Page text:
• Gear up and ride the road – Fairhaven to Lorne is a scenic and challenging stretch of the road to ride along. Leave early to avoid traffic in peak holiday times, or try it in the quieter months – you won’t be disappointed.
  • For an epic experience exploring the Great Ocean Walk by bike, check out the new Great Ocean Ride tours launching in 2022.

Ocean Swimming

Locals on the Surf Coast seem to love getting into the ocean – and not just in wetsuits with a surfboard. There are a lot of ocean swimmers who head out all year round, braving some pretty chilly winter temperatures. Though you can technically complete an ocean swim anywhere along the coast – choosing a spot that’s sheltered from the swell is important to ensure a safe (and easier) swim. The main beaches in Torquay and Lorne are great for this, as well as Point Roadknight at Anglesea. There is something beautiful about slowing down and connecting with the ocean as you focus on your strokes. 

Three of the best:

  • Head to Torquay’s main beach at sunrise for a swim out and around the buoys. Look back once you’re out there for some beautiful views of the tree-lined beach.
  • Practice your strokes at Lorne’s main beach, before cosying up at HAH for a tasty vegan breakfast – right on the sand!
  • Take on the challenge of Victoria’s most iconic ocean swim event – the Pier to Pub Race in Lorne. 
Man with wetsuit on for an ocean swim
Wetsuit on for an ocean swim

Catching the Waves 

This area is called the Surf Coast for good reason. Surfers are spoilt for choice with plenty of different breaks along the coast. To find the best place to paddle out – consider your level of experience and what kind of waves you are after. Beginners often head to Torquay or Anglesea where the beach breaks are great for practicing your paddling and pop-ups. Longboarders will find nice rides at Point Impossible, Point Roadknight, and Lorne. More experienced surfers can choose from the breaks around Torquay and Fairhaven – and of course the famous waves of Bells Beach where the world’s best surfers compete every year in the RipCurl Pro.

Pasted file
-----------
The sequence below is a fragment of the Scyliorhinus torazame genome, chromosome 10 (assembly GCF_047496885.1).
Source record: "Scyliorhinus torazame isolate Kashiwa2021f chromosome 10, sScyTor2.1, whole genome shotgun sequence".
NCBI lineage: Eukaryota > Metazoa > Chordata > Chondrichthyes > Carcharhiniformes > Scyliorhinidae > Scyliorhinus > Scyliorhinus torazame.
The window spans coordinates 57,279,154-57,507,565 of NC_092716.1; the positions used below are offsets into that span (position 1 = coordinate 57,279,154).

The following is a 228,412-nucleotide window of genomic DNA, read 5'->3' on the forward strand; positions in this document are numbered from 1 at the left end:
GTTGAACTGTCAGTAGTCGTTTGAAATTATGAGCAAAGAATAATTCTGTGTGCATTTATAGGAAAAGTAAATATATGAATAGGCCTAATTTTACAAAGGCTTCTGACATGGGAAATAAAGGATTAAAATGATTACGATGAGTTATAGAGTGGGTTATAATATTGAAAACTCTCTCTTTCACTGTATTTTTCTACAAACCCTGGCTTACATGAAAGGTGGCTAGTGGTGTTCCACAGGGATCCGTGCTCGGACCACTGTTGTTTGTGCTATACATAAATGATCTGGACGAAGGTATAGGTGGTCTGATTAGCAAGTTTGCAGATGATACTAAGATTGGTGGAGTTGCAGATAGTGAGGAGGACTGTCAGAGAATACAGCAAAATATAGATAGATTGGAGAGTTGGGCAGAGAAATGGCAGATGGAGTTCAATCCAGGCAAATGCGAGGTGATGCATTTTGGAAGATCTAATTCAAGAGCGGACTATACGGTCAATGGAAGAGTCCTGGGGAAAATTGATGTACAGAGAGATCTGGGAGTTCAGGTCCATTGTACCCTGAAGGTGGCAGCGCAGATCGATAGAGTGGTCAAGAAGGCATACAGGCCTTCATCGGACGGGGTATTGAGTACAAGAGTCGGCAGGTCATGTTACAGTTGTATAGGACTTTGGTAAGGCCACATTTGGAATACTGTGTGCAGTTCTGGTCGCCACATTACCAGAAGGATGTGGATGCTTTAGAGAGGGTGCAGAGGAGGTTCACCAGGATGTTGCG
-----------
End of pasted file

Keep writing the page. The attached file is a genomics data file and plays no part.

Three of the best:
  • Wait for a south-easterly swell and take a longboard to Point Roadknight to score some rides from the point to the beach. 
  • If you need some lessons to get your confidence up, check out Honu Honi Surf Camp in Torquay where glamping and yoga complete the surfing experience. 
  • Even if you don’t surf, you’ve got to stop in at Bells Beach and check out the action. The natural amphitheater gives great close-up views of the local surfers carving up the waves.  
People watching epic waves at Bells Beach
Watching epic waves at Bells Beach

There are plenty of places to stay on Victoria’s Surf Coast including holiday homes, caravan parks, hotels, and resorts. But if you’ve read this and think a weekend isn’t enough time to fit it all in – you’re right! Maybe you should consider moving here as well…